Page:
Sandy teaches transitions from your seat. The idea was for me to ask when one of her front legs was on the ground by squeezing with my calf. Additionally, Sandy teaches us to never brace; she does not want the supple movement of the horse's back to be compromised. In the transition, the leg which hangs softly against the side of your horse squeezes with the upper calf and stills -- a pause in the following movement of the lower leg. Eventually, this momentary stillness becomes the primary aid. Thinking about the canter aid, we slide our outside leg back -- kind of a windshield wiper movement. But, we also slide that leg back for leg yield, half pass and other upper level movements. The stilling of your leg says "transition", your upper calf says "now", and your hand receives the energy with a light ring-finger half halt before and after the transition.
My biggest take-away from this clinic (and there were many) was the expectation of prompt clear transitions between gates. I had been asking for my downward transition from trot to walk by sitting, slowing my seat, sitting a bit heavier and we gently dropped into walk. Nope. Not any more. We need to transition from an active trot to an active walk and it has to be Bam! Part of what we worked on in the video was teaching Lucy that when I sit the trot it doesn't mean slow down. I have her conditioned to think we are going to gradually make the transition. The same is true for the walk to trot, upward, transition. A gradual build to a forward trot isn't acceptable anymore. She's not a young, green horse (all I've ever owned before Lucy). She can go from zero to sixty in a stride; I need to expect that (and be comfortable with the surge of power). As Sandy said, Lucy is an "ambitious" horse -- she likes to go; forward is not a challenge (relaxation and patience are).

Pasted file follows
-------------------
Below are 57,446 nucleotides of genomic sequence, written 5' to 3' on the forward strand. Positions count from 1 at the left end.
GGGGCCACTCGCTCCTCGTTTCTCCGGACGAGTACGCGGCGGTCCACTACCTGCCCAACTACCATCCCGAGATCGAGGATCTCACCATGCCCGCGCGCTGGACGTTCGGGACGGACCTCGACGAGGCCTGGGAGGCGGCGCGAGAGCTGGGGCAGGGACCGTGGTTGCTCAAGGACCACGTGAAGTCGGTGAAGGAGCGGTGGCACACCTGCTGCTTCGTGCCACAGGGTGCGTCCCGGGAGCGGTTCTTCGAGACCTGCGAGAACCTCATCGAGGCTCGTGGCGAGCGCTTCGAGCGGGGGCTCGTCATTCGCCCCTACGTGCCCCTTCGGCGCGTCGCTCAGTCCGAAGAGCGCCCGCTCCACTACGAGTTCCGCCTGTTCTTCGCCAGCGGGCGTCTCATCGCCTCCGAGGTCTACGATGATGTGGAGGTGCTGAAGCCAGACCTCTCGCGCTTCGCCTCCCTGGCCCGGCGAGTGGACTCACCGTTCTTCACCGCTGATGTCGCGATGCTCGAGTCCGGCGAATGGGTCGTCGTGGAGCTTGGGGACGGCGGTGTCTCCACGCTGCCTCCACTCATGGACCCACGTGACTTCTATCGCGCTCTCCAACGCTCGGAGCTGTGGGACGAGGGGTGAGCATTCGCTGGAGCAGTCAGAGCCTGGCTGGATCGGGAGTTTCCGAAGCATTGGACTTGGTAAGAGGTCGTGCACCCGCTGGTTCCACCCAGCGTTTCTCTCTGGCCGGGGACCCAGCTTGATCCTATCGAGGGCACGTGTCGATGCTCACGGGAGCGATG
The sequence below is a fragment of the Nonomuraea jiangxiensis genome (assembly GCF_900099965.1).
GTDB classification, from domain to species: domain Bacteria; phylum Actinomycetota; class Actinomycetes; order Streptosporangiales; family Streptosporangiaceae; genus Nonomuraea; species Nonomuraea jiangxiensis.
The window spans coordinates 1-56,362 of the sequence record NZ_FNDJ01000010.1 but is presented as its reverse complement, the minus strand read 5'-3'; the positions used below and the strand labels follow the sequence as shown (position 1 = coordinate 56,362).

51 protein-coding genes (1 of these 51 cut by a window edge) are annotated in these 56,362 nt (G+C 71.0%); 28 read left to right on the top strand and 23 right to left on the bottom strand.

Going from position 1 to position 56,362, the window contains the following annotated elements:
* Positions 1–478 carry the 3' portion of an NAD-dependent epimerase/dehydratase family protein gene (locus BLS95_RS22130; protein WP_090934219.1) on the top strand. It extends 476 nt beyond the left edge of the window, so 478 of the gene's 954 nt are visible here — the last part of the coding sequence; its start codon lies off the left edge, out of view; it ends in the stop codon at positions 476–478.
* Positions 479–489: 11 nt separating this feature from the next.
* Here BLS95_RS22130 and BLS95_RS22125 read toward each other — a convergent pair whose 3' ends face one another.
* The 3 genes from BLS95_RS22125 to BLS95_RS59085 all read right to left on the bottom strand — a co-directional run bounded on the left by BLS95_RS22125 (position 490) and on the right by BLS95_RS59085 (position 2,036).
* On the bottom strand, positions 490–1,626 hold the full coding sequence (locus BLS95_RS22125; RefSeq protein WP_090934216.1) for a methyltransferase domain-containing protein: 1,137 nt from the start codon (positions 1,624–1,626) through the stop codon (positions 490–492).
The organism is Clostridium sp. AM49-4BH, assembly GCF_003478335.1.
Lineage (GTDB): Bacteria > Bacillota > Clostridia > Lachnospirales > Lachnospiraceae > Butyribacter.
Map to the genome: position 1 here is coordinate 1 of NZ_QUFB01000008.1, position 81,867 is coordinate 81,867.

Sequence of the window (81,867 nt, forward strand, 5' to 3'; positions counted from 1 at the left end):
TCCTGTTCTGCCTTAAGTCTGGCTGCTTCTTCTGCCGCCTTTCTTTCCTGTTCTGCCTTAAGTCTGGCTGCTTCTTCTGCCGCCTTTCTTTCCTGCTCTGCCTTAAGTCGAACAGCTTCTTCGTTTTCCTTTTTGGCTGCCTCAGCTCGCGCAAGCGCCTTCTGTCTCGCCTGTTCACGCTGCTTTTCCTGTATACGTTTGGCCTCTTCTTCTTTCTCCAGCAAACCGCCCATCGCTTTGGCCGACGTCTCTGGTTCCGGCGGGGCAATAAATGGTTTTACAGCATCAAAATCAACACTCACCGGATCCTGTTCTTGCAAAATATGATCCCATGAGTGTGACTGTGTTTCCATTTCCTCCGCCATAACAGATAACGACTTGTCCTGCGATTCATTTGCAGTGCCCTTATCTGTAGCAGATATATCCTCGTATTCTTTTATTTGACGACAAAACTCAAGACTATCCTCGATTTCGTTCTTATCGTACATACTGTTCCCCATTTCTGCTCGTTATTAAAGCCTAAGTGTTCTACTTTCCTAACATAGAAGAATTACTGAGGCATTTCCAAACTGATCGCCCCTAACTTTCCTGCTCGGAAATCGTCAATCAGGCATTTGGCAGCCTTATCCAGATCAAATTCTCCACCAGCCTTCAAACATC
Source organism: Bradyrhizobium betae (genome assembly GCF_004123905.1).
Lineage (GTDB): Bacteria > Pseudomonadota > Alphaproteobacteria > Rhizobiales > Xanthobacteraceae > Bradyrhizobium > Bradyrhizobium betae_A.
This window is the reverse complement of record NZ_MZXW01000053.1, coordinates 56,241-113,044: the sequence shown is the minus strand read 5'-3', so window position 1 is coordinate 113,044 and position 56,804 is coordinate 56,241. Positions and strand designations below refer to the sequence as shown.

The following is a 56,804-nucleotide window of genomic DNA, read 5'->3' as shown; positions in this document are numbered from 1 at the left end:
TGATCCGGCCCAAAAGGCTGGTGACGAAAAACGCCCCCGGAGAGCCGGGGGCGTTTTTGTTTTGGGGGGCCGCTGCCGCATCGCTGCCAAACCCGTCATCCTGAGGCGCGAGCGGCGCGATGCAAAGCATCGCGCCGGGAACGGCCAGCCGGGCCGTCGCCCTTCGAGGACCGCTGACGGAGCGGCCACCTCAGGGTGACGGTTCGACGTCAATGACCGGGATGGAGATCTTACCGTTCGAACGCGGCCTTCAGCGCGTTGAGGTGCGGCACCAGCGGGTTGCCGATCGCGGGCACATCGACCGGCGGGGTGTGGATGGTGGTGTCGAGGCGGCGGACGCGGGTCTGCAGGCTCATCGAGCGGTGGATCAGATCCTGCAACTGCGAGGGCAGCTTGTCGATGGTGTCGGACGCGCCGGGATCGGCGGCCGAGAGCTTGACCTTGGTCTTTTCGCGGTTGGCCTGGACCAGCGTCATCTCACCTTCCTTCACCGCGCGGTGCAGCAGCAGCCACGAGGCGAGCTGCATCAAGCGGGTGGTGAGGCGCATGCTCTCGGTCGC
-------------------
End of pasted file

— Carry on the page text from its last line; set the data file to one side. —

By Sunday morning, Lucy and I were in sync. She felt amazing -- controlled power, like driving a Ferrari (well, I've never driven one, but one can imagine).
I love, love, love this horse. And, the workshop was awesome. Even with the heat and the stinky cat-pee smelling fly bait dousing, it was awesome.